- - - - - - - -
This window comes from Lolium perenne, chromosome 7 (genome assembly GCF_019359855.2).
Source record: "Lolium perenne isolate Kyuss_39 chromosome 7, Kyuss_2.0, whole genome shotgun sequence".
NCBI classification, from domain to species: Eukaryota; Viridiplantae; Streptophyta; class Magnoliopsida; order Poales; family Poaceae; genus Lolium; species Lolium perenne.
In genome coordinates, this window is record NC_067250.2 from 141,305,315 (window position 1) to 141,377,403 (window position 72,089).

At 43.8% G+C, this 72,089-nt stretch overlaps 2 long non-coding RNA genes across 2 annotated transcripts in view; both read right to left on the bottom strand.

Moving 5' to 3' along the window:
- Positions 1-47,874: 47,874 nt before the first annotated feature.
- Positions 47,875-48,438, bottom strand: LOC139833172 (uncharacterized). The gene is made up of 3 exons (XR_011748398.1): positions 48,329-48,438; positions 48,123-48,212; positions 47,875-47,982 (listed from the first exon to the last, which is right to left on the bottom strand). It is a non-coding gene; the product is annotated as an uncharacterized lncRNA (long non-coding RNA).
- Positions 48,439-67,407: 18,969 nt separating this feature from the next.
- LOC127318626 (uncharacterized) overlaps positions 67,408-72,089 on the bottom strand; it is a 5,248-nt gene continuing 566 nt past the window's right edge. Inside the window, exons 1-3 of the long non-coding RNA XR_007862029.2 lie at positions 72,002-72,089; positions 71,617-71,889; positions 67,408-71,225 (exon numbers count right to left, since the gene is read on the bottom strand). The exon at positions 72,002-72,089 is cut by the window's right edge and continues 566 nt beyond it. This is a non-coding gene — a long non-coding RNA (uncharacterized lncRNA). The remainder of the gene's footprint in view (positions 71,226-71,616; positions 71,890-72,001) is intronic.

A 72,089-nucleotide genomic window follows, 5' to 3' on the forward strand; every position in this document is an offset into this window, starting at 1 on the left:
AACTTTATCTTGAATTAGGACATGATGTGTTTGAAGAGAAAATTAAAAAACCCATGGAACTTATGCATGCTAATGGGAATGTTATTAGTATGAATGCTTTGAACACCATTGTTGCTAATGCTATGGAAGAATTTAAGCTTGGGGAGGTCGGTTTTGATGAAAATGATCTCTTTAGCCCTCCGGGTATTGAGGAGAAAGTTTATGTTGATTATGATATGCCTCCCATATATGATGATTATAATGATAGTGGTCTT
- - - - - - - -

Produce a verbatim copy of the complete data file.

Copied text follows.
This window comes from Lolium perenne, chromosome 7 (genome assembly GCF_019359855.2).
Source record: "Lolium perenne isolate Kyuss_39 chromosome 7, Kyuss_2.0, whole genome shotgun sequence".
NCBI classification, from domain to species: Eukaryota; Viridiplantae; Streptophyta; class Magnoliopsida; order Poales; family Poaceae; genus Lolium; species Lolium perenne.
In genome coordinates, this window is record NC_067250.2 from 141,305,315 (window position 1) to 141,377,403 (window position 72,089).

At 43.8% G+C, this 72,089-nt stretch overlaps 2 long non-coding RNA genes across 2 annotated transcripts in view; both read right to left on the bottom strand.

Moving 5' to 3' along the window:
- Positions 1-47,874: 47,874 nt before the first annotated feature.
- Positions 47,875-48,438, bottom strand: LOC139833172 (uncharacterized). The gene is made up of 3 exons (XR_011748398.1): positions 48,329-48,438; positions 48,123-48,212; positions 47,875-47,982 (listed from the first exon to the last, which is right to left on the bottom strand). It is a non-coding gene; the product is annotated as an uncharacterized lncRNA (long non-coding RNA).
- Positions 48,439-67,407: 18,969 nt separating this feature from the next.
- LOC127318626 (uncharacterized) overlaps positions 67,408-72,089 on the bottom strand; it is a 5,248-nt gene continuing 566 nt past the window's right edge. Inside the window, exons 1-3 of the long non-coding RNA XR_007862029.2 lie at positions 72,002-72,089; positions 71,617-71,889; positions 67,408-71,225 (exon numbers count right to left, since the gene is read on the bottom strand). The exon at positions 72,002-72,089 is cut by the window's right edge and continues 566 nt beyond it. This is a non-coding gene — a long non-coding RNA (uncharacterized lncRNA). The remainder of the gene's footprint in view (positions 71,226-71,616; positions 71,890-72,001) is intronic.

A 72,089-nucleotide genomic window follows, 5' to 3' on the forward strand; every position in this document is an offset into this window, starting at 1 on the left:
AACTTTATCTTGAATTAGGACATGATGTGTTTGAAGAGAAAATTAAAAAACCCATGGAACTTATGCATGCTAATGGGAATGTTATTAGTATGAATGCTTTGAACACCATTGTTGCTAATGCTATGGAAGAATTTAAGCTTGGGGAGGTCGGTTTTGATGAAAATGATCTCTTTAGCCCTCCGGGTATTGAGGAGAAAGTTTATGTTGATTATGATATGCCTCCCATATATGATGATTATAATGATAGTGGTCTT